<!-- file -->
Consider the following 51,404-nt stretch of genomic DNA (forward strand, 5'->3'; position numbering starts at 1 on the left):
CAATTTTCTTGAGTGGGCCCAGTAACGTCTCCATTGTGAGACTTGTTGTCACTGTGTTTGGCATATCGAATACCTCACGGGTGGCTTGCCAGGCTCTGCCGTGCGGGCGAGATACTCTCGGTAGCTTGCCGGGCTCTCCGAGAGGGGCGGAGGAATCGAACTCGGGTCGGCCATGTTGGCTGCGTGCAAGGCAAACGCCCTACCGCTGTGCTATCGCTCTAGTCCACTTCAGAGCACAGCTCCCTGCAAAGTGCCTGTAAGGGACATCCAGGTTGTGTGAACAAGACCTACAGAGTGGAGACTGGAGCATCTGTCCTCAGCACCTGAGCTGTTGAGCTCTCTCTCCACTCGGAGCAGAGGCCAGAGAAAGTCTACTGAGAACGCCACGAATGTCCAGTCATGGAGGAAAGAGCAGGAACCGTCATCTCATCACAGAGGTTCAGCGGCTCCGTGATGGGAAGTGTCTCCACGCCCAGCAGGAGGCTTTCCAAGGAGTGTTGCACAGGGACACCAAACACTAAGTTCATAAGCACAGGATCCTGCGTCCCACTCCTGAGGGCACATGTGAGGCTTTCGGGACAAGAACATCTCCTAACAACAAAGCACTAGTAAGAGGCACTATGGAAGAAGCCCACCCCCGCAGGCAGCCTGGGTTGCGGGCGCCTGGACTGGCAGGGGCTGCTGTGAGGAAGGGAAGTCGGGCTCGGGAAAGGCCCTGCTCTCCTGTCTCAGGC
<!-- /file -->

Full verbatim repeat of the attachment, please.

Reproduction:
Consider the following 51,404-nt stretch of genomic DNA (forward strand, 5'->3'; position numbering starts at 1 on the left):
CAATTTTCTTGAGTGGGCCCAGTAACGTCTCCATTGTGAGACTTGTTGTCACTGTGTTTGGCATATCGAATACCTCACGGGTGGCTTGCCAGGCTCTGCCGTGCGGGCGAGATACTCTCGGTAGCTTGCCGGGCTCTCCGAGAGGGGCGGAGGAATCGAACTCGGGTCGGCCATGTTGGCTGCGTGCAAGGCAAACGCCCTACCGCTGTGCTATCGCTCTAGTCCACTTCAGAGCACAGCTCCCTGCAAAGTGCCTGTAAGGGACATCCAGGTTGTGTGAACAAGACCTACAGAGTGGAGACTGGAGCATCTGTCCTCAGCACCTGAGCTGTTGAGCTCTCTCTCCACTCGGAGCAGAGGCCAGAGAAAGTCTACTGAGAACGCCACGAATGTCCAGTCATGGAGGAAAGAGCAGGAACCGTCATCTCATCACAGAGGTTCAGCGGCTCCGTGATGGGAAGTGTCTCCACGCCCAGCAGGAGGCTTTCCAAGGAGTGTTGCACAGGGACACCAAACACTAAGTTCATAAGCACAGGATCCTGCGTCCCACTCCTGAGGGCACATGTGAGGCTTTCGGGACAAGAACATCTCCTAACAACAAAGCACTAGTAAGAGGCACTATGGAAGAAGCCCACCCCCGCAGGCAGCCTGGGTTGCGGGCGCCTGGACTGGCAGGGGCTGCTGTGAGGAAGGGAAGTCGGGCTCGGGAAAGGCCCTGCTCTCCTGTCTCAGGC